There is a deeply immoral action in the state continuing or even contemplating to continue to pay out on these bonds. The banks exist at the moment only under the protective umbrella of the state. They are in fact creatures of the state. The state has no money other than that which takes off the taxpayer. We have an enormous hole in our budget. This will have to be filled. It will only be filled by the state cutting back on its spending and increasing the tax base. Inevitably in cutting back on expenditure there will be painful decisions made. But one would have to think that there is something plain wrong about choosing to first payoff investors in failed institutions, while simultaneously cutting back on services to the most needy. We may well have to cut back on incontinence pads for the elderly or condem our children to remain in leaky prefabs, but this should not be because we have decided to pay private debts first. The Irish taxpayer should not be expected to pay for any secured debts. Let investors who lend the money to Anglo and Irish Nationwide and AIB go and exercise the security which they have been given. The reality is of course that the assets upon which these loans are secured may no longer be the same as the the value of the loans. But that is capitalism. Taking the security for the loans might also have the advantage of assisting in the shrinkage of the irish banks loan books, something that will have to be done anyhow.
There is an argument that senior debt ranks “pari passu” with deposits. This may well be the case, or it may not, but the reality is that there are longer any deposits in Irish Nationwide or in Anglo. Therefore there is absolutely no need to be concerned about the effect upon these deposits of requiring these senior unguaranteed unsecured bondholders to take their place in the queue for orderly liquidation. There may well be a case that this senior guaranteed bondholders have some legitimate expectation of repayment consequent to the decisions made to guarantee. Some form of debt for equity swap might well be worth considering here. 100 days into its hundred days the coalition has an opportunity to take a bold step. This bold step would be to take the Irish taxpayer off the hook for as much money as possible. This is not a sovereign default, nor would it be treated as such. The sooner we can remove the albatross of the Irish banking losses from the states shoulders the sooner the state can get on with the unpleasant but eminently doable task of restoring order to the public finances.In doing this it would show that it places the moral argument front and center, and regain and restore trust in its task.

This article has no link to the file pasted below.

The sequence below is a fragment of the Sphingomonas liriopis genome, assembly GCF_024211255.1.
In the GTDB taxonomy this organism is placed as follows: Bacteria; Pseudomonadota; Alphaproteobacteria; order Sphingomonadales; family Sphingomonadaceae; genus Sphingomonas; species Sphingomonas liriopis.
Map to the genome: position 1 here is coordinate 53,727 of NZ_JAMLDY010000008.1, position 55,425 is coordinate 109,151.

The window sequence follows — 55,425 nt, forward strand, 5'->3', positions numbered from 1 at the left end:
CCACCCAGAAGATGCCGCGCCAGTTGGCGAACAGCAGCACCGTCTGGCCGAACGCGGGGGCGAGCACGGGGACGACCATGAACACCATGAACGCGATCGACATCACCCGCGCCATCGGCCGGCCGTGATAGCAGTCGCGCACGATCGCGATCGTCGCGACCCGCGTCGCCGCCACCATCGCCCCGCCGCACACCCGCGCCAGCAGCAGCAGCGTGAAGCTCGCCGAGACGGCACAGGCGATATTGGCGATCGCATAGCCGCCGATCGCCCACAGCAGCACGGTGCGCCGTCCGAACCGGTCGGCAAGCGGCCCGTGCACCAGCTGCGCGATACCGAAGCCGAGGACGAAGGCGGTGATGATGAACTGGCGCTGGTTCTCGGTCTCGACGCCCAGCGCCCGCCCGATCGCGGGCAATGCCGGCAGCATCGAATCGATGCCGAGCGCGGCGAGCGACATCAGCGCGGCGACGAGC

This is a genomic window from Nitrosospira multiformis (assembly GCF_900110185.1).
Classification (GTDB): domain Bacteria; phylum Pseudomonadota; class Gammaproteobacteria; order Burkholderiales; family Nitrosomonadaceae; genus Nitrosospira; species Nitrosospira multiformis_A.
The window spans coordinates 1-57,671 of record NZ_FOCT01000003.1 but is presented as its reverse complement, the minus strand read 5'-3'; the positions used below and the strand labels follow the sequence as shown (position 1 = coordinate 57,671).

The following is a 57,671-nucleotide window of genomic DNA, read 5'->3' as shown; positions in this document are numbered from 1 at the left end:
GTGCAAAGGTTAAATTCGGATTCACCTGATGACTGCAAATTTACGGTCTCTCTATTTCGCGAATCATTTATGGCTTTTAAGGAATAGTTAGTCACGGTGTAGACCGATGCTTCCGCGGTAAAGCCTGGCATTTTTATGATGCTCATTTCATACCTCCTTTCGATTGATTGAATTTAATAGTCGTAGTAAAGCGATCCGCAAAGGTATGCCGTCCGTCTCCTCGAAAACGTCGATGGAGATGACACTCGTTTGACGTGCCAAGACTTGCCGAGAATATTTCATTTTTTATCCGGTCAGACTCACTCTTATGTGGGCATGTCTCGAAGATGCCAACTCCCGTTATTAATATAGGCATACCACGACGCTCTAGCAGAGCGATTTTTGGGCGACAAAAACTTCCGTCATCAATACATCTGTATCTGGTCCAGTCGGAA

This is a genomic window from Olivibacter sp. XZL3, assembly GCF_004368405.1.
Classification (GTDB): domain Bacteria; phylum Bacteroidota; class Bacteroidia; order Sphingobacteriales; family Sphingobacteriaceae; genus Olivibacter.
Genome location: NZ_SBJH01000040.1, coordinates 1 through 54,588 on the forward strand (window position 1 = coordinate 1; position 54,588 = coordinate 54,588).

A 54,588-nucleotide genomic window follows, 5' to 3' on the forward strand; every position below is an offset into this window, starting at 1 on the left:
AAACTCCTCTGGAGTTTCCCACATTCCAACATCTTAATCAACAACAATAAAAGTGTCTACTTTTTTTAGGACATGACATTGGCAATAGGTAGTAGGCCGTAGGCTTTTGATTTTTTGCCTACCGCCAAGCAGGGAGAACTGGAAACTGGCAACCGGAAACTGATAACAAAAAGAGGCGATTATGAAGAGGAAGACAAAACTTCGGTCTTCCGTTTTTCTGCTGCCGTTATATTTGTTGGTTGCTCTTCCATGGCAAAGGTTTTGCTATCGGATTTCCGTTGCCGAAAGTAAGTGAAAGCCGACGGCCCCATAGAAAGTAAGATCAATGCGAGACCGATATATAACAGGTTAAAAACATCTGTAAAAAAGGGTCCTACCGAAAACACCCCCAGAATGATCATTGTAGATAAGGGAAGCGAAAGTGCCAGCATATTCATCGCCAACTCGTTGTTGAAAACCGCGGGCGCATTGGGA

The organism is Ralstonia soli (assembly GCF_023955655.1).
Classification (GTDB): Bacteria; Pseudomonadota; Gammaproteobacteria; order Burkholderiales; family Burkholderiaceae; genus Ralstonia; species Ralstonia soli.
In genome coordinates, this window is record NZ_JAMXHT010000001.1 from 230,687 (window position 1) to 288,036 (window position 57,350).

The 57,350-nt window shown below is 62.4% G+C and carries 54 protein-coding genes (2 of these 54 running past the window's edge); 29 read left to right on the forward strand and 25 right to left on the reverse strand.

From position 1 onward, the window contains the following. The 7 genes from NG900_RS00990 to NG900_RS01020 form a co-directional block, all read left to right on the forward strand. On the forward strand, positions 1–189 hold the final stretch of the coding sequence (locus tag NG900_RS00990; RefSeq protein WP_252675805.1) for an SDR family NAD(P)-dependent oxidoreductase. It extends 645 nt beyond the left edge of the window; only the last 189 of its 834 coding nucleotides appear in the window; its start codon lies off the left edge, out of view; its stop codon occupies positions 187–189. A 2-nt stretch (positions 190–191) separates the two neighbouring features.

Michael Noonan represents a constituency which is at the heart of Munster rugby, known for its uncompromising defence. Might we suggest that he now take a leaf out of their book, and use this crisis as an opportunity for the Irish? Eurozone finance ministers have once again decided to kick the can down the road, until mid-July, when they will make a final final final decision as to how to proceed with the Greek situation. Minister Noonan should consider vetoing any final Greek proposal, until three issues are resolved to the satisfaction of the Irish government. The ECB needs to put in place a medium-term strategy for the liquidity needs of the Irish banks, a strategy which it itself has said is required but which has not proceeded. We need a reduction, towards 3%, in the blended interest rate on the Irish bailout. And we need the ECB to accept that the Irish government, acting on behalf of the Irish people, will not put a penny into un-guaranteed senior bonds of any bank, pillar or otherwise, and will convert guaranteed bonds into equity in the banks. Nations, Lord Palmerston told us, do not have friends, only interests. It’s time to look after our own interests. While there is no doubt that this approach would enrage our european partners, it should come as no surprise to them that after subjecting ireland to a regime of threats, and after having forced us to take on board debts whose taking on subverts the basic tenets of capitalism as well as threatening to submerge the state, the Irish governmental worm turned. And, they will get over it. After all, if faced with the prospect of Greece melting down (earlier than it might anyhow) or Ireland being fobbed off, they will have no choice..will they?